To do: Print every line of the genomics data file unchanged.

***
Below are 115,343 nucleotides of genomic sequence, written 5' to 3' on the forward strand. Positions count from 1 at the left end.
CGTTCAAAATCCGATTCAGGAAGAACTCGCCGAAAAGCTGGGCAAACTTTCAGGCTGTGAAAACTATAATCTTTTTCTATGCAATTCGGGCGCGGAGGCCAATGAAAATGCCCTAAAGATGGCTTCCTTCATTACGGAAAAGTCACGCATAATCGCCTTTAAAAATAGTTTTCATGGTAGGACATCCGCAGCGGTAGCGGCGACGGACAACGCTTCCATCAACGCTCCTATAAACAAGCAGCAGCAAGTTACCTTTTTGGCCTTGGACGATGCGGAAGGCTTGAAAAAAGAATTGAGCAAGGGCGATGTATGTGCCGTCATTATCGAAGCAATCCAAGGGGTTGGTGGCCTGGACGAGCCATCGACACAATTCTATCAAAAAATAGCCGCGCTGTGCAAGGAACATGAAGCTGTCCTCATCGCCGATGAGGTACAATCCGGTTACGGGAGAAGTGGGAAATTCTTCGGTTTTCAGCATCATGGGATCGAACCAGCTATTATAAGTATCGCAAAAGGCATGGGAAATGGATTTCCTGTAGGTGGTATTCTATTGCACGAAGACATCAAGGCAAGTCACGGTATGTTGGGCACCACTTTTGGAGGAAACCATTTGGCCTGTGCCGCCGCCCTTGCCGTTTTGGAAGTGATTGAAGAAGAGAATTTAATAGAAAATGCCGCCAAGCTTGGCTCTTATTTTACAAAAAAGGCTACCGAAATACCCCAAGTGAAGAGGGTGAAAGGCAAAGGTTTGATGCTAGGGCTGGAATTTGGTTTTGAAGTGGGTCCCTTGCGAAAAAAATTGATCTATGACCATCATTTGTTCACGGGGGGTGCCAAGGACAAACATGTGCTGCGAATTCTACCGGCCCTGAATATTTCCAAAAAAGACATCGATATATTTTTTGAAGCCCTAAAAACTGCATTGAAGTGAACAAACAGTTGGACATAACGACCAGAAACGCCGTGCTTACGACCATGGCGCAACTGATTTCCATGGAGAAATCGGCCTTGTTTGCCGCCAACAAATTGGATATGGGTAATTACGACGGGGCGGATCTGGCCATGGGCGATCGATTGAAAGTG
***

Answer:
Below are 115,343 nucleotides of genomic sequence, written 5' to 3' on the forward strand. Positions count from 1 at the left end.
CGTTCAAAATCCGATTCAGGAAGAACTCGCCGAAAAGCTGGGCAAACTTTCAGGCTGTGAAAACTATAATCTTTTTCTATGCAATTCGGGCGCGGAGGCCAATGAAAATGCCCTAAAGATGGCTTCCTTCATTACGGAAAAGTCACGCATAATCGCCTTTAAAAATAGTTTTCATGGTAGGACATCCGCAGCGGTAGCGGCGACGGACAACGCTTCCATCAACGCTCCTATAAACAAGCAGCAGCAAGTTACCTTTTTGGCCTTGGACGATGCGGAAGGCTTGAAAAAAGAATTGAGCAAGGGCGATGTATGTGCCGTCATTATCGAAGCAATCCAAGGGGTTGGTGGCCTGGACGAGCCATCGACACAATTCTATCAAAAAATAGCCGCGCTGTGCAAGGAACATGAAGCTGTCCTCATCGCCGATGAGGTACAATCCGGTTACGGGAGAAGTGGGAAATTCTTCGGTTTTCAGCATCATGGGATCGAACCAGCTATTATAAGTATCGCAAAAGGCATGGGAAATGGATTTCCTGTAGGTGGTATTCTATTGCACGAAGACATCAAGGCAAGTCACGGTATGTTGGGCACCACTTTTGGAGGAAACCATTTGGCCTGTGCCGCCGCCCTTGCCGTTTTGGAAGTGATTGAAGAAGAGAATTTAATAGAAAATGCCGCCAAGCTTGGCTCTTATTTTACAAAAAAGGCTACCGAAATACCCCAAGTGAAGAGGGTGAAAGGCAAAGGTTTGATGCTAGGGCTGGAATTTGGTTTTGAAGTGGGTCCCTTGCGAAAAAAATTGATCTATGACCATCATTTGTTCACGGGGGGTGCCAAGGACAAACATGTGCTGCGAATTCTACCGGCCCTGAATATTTCCAAAAAAGACATCGATATATTTTTTGAAGCCCTAAAAACTGCATTGAAGTGAACAAACAGTTGGACATAACGACCAGAAACGCCGTGCTTACGACCATGGCGCAACTGATTTCCATGGAGAAATCGGCCTTGTTTGCCGCCAACAAATTGGATATGGGTAATTACGACGGGGCGGATCTGGCCATGGGCGATCGATTGAAAGTG